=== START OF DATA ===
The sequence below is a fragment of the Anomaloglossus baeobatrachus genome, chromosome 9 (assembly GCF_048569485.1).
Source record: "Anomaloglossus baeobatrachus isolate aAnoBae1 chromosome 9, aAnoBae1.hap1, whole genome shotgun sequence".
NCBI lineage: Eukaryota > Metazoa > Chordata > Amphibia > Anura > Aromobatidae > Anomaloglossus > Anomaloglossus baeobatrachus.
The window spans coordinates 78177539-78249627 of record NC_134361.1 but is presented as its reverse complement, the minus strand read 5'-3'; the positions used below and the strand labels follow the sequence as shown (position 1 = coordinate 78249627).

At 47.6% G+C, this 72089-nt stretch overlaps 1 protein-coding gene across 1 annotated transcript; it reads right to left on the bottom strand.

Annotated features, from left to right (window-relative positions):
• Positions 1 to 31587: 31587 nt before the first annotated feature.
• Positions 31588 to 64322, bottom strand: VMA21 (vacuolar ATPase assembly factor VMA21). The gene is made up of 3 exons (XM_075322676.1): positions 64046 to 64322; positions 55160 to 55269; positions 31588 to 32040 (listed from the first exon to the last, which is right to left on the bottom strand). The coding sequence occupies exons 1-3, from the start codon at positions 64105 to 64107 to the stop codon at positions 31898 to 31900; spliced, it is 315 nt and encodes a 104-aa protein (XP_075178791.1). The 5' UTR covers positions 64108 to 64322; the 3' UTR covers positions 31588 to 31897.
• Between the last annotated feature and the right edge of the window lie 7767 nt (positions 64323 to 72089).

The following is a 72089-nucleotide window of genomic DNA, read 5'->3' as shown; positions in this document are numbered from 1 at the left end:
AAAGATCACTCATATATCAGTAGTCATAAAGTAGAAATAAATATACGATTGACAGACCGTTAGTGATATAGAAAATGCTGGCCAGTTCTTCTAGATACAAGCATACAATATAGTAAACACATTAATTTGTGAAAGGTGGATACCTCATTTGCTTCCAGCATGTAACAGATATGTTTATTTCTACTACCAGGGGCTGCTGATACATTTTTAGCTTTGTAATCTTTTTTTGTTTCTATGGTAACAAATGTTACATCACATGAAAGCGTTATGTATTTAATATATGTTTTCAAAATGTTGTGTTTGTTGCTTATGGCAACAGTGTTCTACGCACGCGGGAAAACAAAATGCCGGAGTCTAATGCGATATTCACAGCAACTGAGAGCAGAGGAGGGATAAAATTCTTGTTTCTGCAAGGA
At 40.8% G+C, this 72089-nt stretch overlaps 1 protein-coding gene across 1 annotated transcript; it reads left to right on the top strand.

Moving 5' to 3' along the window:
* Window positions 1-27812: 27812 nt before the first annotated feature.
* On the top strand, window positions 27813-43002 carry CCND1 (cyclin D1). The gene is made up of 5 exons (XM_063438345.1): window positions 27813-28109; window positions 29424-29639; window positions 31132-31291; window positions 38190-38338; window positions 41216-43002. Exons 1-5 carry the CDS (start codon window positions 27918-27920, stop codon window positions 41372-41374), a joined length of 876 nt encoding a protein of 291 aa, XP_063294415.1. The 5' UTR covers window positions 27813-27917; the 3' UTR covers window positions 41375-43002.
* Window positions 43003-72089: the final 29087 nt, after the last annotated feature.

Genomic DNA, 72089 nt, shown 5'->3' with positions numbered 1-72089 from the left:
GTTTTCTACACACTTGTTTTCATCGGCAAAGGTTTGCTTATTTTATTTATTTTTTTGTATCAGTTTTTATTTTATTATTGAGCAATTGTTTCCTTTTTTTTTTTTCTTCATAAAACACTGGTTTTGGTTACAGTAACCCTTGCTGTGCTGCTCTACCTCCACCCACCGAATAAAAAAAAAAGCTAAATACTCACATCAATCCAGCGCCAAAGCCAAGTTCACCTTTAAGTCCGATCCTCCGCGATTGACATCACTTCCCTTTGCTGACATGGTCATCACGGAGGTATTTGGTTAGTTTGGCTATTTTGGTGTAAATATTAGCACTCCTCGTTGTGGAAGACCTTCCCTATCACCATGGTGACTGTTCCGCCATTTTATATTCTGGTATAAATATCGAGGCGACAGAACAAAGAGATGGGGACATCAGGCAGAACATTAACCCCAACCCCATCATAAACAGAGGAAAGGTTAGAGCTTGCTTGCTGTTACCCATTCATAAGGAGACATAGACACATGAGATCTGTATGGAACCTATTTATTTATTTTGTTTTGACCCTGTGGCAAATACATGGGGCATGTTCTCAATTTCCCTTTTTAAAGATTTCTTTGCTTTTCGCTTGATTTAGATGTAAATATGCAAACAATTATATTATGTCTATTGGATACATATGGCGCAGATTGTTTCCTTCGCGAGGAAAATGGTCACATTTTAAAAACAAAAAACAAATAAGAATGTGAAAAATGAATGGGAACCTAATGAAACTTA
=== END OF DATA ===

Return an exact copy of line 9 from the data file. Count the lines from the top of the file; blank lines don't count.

• Between the last annotated feature and the right edge of the window lie 7767 nt (positions 64323 to 72089).